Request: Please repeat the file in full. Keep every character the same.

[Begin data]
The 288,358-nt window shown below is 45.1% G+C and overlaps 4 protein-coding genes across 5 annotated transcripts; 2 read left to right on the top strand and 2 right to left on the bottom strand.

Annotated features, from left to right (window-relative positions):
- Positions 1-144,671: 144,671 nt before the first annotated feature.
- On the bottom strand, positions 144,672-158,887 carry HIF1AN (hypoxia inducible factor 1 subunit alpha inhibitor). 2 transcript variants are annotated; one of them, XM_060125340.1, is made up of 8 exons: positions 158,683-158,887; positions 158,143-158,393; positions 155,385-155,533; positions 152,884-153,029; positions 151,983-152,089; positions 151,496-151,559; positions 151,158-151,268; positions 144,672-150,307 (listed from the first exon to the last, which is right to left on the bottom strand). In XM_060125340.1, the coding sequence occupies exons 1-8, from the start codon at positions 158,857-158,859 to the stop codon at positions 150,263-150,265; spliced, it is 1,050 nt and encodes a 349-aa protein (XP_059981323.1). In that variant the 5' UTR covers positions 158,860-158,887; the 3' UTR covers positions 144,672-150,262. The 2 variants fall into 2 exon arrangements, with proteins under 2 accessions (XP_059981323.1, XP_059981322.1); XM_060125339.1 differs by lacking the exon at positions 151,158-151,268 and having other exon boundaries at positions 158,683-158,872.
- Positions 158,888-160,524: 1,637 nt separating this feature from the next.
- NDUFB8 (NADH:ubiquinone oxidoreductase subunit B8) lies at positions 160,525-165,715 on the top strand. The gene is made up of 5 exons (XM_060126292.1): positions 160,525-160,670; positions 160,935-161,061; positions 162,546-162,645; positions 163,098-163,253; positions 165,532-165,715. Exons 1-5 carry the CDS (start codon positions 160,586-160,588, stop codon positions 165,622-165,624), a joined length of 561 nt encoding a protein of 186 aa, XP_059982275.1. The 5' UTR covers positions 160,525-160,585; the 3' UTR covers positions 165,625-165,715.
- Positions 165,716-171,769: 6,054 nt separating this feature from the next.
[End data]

The 288,358-nt window shown below is 45.1% G+C and overlaps 4 protein-coding genes across 5 annotated transcripts; 2 read left to right on the top strand and 2 right to left on the bottom strand.

Annotated features, from left to right (window-relative positions):
- Positions 1-144,671: 144,671 nt before the first annotated feature.
- On the bottom strand, positions 144,672-158,887 carry HIF1AN (hypoxia inducible factor 1 subunit alpha inhibitor). 2 transcript variants are annotated; one of them, XM_060125340.1, is made up of 8 exons: positions 158,683-158,887; positions 158,143-158,393; positions 155,385-155,533; positions 152,884-153,029; positions 151,983-152,089; positions 151,496-151,559; positions 151,158-151,268; positions 144,672-150,307 (listed from the first exon to the last, which is right to left on the bottom strand). In XM_060125340.1, the coding sequence occupies exons 1-8, from the start codon at positions 158,857-158,859 to the stop codon at positions 150,263-150,265; spliced, it is 1,050 nt and encodes a 349-aa protein (XP_059981323.1). In that variant the 5' UTR covers positions 158,860-158,887; the 3' UTR covers positions 144,672-150,262. The 2 variants fall into 2 exon arrangements, with proteins under 2 accessions (XP_059981323.1, XP_059981322.1); XM_060125339.1 differs by lacking the exon at positions 151,158-151,268 and having other exon boundaries at positions 158,683-158,872.
- Positions 158,888-160,524: 1,637 nt separating this feature from the next.
- NDUFB8 (NADH:ubiquinone oxidoreductase subunit B8) lies at positions 160,525-165,715 on the top strand. The gene is made up of 5 exons (XM_060126292.1): positions 160,525-160,670; positions 160,935-161,061; positions 162,546-162,645; positions 163,098-163,253; positions 165,532-165,715. Exons 1-5 carry the CDS (start codon positions 160,586-160,588, stop codon positions 165,622-165,624), a joined length of 561 nt encoding a protein of 186 aa, XP_059982275.1. The 5' UTR covers positions 160,525-160,585; the 3' UTR covers positions 165,625-165,715.
- Positions 165,716-171,769: 6,054 nt separating this feature from the next.